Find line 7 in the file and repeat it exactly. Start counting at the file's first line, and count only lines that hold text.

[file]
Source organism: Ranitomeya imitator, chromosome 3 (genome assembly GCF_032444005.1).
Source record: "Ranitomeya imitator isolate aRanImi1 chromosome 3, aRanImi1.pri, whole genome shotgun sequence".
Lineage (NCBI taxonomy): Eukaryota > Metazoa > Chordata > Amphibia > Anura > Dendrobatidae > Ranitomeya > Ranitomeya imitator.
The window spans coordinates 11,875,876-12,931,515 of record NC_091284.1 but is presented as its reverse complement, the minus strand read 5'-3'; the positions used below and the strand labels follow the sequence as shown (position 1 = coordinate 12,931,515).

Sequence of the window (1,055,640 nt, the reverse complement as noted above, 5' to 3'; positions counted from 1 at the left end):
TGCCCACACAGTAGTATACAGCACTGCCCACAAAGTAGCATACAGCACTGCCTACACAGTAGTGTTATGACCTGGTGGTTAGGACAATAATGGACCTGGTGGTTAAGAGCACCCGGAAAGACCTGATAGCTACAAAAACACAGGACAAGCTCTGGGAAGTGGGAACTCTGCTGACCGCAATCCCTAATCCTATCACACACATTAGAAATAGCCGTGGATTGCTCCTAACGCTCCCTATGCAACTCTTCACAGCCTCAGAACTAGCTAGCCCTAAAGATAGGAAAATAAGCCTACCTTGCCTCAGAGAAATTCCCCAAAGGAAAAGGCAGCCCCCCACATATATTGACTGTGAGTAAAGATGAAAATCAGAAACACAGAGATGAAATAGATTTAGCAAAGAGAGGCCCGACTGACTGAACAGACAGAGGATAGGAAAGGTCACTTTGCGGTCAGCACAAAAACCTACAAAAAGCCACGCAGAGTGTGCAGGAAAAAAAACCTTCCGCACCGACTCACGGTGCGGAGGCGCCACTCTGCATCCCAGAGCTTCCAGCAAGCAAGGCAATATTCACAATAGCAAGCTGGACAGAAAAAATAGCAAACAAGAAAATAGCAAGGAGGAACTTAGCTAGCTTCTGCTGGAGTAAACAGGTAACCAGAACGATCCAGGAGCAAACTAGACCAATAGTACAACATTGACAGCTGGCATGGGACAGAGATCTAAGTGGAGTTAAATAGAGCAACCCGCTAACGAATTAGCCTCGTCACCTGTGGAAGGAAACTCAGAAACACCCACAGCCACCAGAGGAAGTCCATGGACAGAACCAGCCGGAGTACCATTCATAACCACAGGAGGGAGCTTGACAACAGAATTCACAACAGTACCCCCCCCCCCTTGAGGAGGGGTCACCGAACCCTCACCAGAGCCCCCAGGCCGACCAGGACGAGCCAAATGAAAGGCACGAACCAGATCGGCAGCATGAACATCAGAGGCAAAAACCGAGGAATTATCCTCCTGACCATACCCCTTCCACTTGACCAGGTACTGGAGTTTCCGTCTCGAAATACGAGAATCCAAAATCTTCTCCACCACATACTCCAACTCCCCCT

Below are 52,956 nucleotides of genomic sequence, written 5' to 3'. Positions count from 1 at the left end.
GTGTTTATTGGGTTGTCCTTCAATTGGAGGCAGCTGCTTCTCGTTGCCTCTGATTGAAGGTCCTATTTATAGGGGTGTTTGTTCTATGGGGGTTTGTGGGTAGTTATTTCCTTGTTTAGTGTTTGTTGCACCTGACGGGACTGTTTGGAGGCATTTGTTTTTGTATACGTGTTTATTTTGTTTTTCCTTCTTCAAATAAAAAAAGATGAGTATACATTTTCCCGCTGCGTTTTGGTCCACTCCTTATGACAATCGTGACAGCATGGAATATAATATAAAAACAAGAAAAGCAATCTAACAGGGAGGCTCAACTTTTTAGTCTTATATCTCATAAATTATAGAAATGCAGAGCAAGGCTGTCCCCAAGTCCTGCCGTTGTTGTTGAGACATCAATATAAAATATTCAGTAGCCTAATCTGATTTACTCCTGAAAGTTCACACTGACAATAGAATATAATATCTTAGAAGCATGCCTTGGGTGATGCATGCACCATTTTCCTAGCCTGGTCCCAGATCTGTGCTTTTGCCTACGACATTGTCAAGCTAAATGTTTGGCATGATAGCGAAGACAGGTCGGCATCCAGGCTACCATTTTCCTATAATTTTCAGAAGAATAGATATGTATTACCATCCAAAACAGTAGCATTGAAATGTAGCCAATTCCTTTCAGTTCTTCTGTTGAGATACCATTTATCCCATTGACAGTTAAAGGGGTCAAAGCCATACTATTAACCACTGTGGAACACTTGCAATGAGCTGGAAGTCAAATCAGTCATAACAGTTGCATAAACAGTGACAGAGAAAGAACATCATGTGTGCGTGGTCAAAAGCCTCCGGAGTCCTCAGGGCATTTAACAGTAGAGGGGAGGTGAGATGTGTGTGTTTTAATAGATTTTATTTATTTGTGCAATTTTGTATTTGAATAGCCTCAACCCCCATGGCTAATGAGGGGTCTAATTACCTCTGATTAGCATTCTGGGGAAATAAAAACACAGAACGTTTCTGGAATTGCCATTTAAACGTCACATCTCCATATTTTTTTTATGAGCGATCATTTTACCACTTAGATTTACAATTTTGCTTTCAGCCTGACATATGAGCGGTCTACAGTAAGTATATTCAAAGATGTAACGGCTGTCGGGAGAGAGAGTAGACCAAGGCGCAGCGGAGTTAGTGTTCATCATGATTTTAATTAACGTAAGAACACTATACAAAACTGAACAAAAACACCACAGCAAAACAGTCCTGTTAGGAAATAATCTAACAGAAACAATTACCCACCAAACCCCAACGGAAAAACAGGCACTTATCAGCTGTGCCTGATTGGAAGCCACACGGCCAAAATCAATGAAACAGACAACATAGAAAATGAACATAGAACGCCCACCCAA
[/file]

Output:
Below are 52,956 nucleotides of genomic sequence, written 5' to 3'. Positions count from 1 at the left end.